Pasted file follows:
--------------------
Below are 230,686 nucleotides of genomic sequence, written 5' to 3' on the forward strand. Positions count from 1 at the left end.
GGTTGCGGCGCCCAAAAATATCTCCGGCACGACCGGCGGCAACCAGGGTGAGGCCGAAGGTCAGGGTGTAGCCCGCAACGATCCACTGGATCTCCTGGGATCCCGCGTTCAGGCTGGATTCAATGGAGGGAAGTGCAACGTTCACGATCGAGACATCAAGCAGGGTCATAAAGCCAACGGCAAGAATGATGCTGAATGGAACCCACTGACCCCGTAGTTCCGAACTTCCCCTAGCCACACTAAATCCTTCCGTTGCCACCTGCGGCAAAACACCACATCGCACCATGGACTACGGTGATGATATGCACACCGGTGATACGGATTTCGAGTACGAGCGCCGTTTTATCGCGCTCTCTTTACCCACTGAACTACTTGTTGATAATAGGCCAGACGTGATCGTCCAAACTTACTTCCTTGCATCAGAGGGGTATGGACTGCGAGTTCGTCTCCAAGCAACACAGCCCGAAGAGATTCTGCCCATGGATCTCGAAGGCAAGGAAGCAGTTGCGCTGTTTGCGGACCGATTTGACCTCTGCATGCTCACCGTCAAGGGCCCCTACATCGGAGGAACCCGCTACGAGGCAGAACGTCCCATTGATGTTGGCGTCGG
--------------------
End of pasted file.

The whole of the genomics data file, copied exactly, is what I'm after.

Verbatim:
Below are 230,686 nucleotides of genomic sequence, written 5' to 3' on the forward strand. Positions count from 1 at the left end.
GGTTGCGGCGCCCAAAAATATCTCCGGCACGACCGGCGGCAACCAGGGTGAGGCCGAAGGTCAGGGTGTAGCCCGCAACGATCCACTGGATCTCCTGGGATCCCGCGTTCAGGCTGGATTCAATGGAGGGAAGTGCAACGTTCACGATCGAGACATCAAGCAGGGTCATAAAGCCAACGGCAAGAATGATGCTGAATGGAACCCACTGACCCCGTAGTTCCGAACTTCCCCTAGCCACACTAAATCCTTCCGTTGCCACCTGCGGCAAAACACCACATCGCACCATGGACTACGGTGATGATATGCACACCGGTGATACGGATTTCGAGTACGAGCGCCGTTTTATCGCGCTCTCTTTACCCACTGAACTACTTGTTGATAATAGGCCAGACGTGATCGTCCAAACTTACTTCCTTGCATCAGAGGGGTATGGACTGCGAGTTCGTCTCCAAGCAACACAGCCCGAAGAGATTCTGCCCATGGATCTCGAAGGCAAGGAAGCAGTTGCGCTGTTTGCGGACCGATTTGACCTCTGCATGCTCACCGTCAAGGGCCCCTACATCGGAGGAACCCGCTACGAGGCAGAACGTCCCATTGATGTTGGCGTCGG